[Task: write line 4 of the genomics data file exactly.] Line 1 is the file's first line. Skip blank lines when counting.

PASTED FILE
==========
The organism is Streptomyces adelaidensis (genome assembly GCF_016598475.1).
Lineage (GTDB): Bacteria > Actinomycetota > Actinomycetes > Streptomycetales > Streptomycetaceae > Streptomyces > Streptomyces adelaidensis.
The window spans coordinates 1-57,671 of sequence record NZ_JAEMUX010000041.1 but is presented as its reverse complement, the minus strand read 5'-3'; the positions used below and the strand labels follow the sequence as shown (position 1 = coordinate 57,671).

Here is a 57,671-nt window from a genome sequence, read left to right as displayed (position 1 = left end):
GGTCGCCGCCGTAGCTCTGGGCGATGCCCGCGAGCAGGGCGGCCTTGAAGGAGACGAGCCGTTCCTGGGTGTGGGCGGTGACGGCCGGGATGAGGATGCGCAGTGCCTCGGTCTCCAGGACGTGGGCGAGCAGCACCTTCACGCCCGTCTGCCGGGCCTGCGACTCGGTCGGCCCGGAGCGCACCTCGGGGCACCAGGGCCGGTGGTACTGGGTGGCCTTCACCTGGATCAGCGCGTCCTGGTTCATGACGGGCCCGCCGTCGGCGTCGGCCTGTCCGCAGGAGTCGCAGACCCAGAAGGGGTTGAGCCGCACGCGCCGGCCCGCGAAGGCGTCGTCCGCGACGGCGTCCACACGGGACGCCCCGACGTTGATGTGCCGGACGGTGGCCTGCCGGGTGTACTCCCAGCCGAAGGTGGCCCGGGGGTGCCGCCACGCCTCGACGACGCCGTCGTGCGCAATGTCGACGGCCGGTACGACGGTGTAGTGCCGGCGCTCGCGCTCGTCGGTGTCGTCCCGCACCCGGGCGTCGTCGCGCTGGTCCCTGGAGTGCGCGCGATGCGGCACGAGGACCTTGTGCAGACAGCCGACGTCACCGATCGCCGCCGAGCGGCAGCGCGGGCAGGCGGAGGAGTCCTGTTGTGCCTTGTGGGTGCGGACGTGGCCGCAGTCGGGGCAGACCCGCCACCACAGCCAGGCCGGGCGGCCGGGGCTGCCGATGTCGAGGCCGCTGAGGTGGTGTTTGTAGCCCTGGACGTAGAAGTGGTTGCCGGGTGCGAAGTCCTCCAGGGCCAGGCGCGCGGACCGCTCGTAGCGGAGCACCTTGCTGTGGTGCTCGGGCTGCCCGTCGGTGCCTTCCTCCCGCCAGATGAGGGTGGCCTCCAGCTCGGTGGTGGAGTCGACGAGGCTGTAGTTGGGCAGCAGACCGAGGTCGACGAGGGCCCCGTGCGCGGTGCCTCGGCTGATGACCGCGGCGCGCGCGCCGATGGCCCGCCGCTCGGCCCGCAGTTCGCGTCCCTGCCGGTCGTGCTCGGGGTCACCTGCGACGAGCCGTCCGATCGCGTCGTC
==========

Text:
Here is a 57,671-nt window from a genome sequence, read left to right as displayed (position 1 = left end):